Modern accelerator programming frameworks, such as OpenCL, organise threads into work-groups. Remote- scope promotion (RSP) is a language extension recently proposed by AMD researchers that is designed to enable applications, for the first time, both to optimise for the common case of intra-work-group communication (using memory scopes to provide consistency only within a work-group) and to allow occasional inter-work-group communication (as required, for instance, to support the popular load-balancing idiom of work stealing).
We present the first formal, axiomatic memory model of OpenCL extended with RSP. We have extended the HERD memory model simulator with support for OpenCL kernels that exploit RSP, and used it to discover bugs in several litmus tests and a work-stealing queue, that have been used previously in the study of RSP. We have also formalised the proposed GPU implementation of RSP. The formalisation process allowed us to identify bugs in the description of RSP that could result in well-synchronised programs experiencing memory inconsistencies. We present and prove sound a new implementation of RSP that incorporates bug fixes and requires less non-standard hardware than the original implementation.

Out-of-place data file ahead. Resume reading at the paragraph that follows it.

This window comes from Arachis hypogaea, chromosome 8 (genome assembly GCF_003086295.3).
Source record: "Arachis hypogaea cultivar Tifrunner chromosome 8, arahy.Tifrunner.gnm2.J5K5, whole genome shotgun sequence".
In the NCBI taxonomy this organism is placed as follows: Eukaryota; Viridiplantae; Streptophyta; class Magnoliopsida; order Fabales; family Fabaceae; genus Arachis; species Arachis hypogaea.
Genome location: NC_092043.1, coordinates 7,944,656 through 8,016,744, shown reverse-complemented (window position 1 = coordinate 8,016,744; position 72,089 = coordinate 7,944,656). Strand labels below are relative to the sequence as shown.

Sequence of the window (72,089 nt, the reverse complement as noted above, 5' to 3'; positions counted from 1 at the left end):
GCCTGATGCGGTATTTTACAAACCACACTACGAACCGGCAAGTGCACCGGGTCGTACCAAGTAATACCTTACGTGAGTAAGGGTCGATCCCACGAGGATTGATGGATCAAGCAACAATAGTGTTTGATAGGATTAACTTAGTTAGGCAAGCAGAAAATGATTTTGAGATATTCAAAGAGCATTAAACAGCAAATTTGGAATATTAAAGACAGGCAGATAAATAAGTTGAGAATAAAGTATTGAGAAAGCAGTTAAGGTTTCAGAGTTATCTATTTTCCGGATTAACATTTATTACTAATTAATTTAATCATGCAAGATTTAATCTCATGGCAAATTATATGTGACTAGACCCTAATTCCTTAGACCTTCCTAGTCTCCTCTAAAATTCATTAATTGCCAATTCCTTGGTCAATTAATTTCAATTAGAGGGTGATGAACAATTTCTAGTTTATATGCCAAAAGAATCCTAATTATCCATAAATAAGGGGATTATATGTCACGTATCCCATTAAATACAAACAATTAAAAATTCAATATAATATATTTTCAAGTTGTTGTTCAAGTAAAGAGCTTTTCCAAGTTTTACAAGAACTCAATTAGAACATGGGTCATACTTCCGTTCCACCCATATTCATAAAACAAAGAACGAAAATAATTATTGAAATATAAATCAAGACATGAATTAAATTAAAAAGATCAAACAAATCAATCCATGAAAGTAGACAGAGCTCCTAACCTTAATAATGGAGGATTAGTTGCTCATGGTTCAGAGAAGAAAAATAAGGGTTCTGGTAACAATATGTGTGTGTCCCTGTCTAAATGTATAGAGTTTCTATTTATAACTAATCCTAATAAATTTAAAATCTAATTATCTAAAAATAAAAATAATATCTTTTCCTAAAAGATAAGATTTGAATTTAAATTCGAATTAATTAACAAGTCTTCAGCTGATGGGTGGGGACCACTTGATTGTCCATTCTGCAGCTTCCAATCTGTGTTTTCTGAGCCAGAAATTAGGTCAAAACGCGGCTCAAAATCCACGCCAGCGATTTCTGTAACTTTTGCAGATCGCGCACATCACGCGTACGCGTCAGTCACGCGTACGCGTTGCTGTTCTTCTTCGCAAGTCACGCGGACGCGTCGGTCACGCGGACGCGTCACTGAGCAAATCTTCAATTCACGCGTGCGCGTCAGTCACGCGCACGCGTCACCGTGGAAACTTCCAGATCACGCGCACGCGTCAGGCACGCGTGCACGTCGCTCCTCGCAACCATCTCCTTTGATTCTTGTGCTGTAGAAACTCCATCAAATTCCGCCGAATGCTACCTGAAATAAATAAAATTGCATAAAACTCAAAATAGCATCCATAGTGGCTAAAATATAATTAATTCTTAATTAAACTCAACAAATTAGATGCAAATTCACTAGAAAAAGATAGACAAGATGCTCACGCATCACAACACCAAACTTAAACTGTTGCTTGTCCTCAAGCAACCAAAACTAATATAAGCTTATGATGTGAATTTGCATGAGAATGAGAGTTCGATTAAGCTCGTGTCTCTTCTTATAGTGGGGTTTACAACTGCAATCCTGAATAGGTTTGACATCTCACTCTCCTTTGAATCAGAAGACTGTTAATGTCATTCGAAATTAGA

This work, a collaboration between academia and industry, clearly demonstrates how, when designing hardware support for a new concurrent language feature, the early application of formal tools and techniques can help to prevent errors, such as those we have found, from making it into silicon.